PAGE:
• Ihumoko, short of breath, from deep diving.

  • Iikotara, the name of a bird.

  • Ika, fish (generally). Cf. ikapuga, raveika, and kouika. 2. Moss. 3. Mouldiness; damp. 4. A reed used to pass the cord of a mesh in making nets.

    Akaika (aka-ika), to go to catch fish. 2. An ornament, used in ancient times.

  • Ika (ìka), to make fire by friction of wood. See hika.

  • Ikaiara, a quarrel.

  • Ikaka (ikàka), a fœtus delivered within five months after conception.

  • Ikapuga (ìkapùga), fish that gather in shoals in shallow water.

  • Ikaro (ikàro), to collect; to gather together.

  • Ikatamamea (ikatamamèa), to be angry because another has handled his property.

  • Ikatekehu (ikatekèhu), niggardly; penurious.

  • Ikatu, the name of a fish which arrives in shoals to deposit its eggs on the beach.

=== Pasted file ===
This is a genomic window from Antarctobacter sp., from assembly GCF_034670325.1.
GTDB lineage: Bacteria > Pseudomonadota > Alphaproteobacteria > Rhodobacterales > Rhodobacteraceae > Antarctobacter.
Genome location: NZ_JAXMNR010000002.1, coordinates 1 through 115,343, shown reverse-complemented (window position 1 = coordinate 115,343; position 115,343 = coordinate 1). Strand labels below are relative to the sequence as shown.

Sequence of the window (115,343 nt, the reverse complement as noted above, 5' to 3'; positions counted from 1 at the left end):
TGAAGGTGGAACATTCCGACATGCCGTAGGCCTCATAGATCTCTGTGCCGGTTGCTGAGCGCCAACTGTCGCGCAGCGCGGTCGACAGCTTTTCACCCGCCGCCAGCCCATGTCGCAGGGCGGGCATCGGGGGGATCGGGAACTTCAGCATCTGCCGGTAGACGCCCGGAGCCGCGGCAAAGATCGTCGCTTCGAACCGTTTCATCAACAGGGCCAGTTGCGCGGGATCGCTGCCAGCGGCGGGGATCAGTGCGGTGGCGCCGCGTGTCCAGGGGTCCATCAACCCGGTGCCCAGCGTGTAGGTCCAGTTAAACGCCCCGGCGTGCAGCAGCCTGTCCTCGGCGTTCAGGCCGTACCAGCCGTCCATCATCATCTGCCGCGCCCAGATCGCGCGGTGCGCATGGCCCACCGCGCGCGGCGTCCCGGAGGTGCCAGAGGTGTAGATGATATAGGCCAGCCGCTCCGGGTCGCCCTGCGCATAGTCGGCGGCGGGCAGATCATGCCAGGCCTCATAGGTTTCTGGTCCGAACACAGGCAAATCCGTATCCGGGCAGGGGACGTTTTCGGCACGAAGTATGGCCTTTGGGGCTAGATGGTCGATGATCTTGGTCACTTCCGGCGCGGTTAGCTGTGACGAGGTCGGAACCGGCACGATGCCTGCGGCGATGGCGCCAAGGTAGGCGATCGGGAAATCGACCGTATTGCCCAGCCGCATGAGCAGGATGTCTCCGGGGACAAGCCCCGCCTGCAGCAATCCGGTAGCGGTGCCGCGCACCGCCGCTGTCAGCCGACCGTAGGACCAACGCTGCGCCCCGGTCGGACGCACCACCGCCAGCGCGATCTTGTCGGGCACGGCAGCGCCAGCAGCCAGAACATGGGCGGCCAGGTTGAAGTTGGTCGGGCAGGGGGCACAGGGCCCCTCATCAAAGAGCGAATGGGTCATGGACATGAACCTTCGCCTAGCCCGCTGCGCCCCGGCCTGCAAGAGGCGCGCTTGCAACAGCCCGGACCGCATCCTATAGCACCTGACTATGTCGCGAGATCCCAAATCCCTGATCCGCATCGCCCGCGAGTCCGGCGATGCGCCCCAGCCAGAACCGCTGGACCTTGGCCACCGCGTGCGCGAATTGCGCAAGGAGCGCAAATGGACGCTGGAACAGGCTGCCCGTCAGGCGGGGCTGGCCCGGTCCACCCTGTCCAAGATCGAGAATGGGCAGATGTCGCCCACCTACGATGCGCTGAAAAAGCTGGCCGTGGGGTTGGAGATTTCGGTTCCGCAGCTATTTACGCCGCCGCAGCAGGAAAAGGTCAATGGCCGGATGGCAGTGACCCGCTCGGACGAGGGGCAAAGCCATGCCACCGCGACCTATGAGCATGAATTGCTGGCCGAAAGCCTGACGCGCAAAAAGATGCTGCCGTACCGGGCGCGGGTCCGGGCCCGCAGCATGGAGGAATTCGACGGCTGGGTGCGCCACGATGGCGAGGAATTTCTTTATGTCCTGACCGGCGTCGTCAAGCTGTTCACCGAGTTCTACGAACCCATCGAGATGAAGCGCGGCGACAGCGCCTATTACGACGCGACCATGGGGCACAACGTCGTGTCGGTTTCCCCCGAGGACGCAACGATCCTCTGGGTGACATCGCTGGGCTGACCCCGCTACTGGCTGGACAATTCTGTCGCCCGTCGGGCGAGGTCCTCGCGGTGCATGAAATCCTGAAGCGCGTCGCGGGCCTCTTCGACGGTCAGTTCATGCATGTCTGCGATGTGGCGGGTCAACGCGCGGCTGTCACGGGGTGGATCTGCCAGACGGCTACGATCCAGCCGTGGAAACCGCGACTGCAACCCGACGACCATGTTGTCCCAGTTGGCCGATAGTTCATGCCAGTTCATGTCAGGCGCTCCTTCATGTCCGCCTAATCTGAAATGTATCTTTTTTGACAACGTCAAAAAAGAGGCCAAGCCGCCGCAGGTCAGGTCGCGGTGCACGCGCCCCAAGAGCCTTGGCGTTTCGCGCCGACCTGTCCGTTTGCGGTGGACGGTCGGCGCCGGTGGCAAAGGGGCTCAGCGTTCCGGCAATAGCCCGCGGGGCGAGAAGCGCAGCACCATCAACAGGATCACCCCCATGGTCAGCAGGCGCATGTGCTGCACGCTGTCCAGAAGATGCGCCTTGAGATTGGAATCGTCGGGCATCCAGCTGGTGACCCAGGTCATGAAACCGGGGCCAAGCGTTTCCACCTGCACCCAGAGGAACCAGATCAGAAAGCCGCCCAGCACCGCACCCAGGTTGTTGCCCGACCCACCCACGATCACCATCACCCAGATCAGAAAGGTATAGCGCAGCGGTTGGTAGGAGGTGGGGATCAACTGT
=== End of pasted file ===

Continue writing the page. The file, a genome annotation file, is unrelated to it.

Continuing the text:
• Ike, the mallet with which papyrus is beaten in the making of native cloth.

  • Ikei (ìkèi), to rise; to get up. To appear, as stars. Ikeikei, plural of the action; iikei, plural of the subject.

  • Ikere (ikère), a sudden and violent flow of blood. 2. To run; to flow (as water, &c.) Ikerekere, plural of the action.

    Ikerekere, to boil up; to issue as a spring of water.

  • Iki, a strip, as of ribbon. A term used in making mats.

  • Iko (ìko), to deprive; to bereave. Cf. aka-koiko. 2. To retrench; to curtail. 3. To take off, to remove, as clothes. 4. To lift; to raise. 5. To rebuke; to find fault. 6. To refuse. Ikoiko, plural of the action; iiko, plural of the subject.

  • Ikoga, a fainting fit; a swoon; to faint. Plural of verb, ikoikoga.

  • Ikoura (ikoùra), a keepsake; a souvenir; a present; a gift. Particularly a present made through a third person to a foreigner or the inhabitant of some other island.

  • Iku, the moon. 2. The tail of a fish. 3. The end of a thing. 4. A wave of the sea rising after a calm. 5. A gentle breeze.

    Ikuiku, a slight soft wind; a zephyr. 2. The end of a thing.

  • Ikuavi (iku-a-vì), arrow-pointed; in a point; pointed.

  • Ikumoko, to fall drop by drop.

  • Inaga (inàga), the name of a very small fish.

  • Inagaro, see aka-inagaro.

  • Inaho, a large family or tribe.

  • Inaina (ìnaìna), to warm oneself. 2. A torch; flambeau.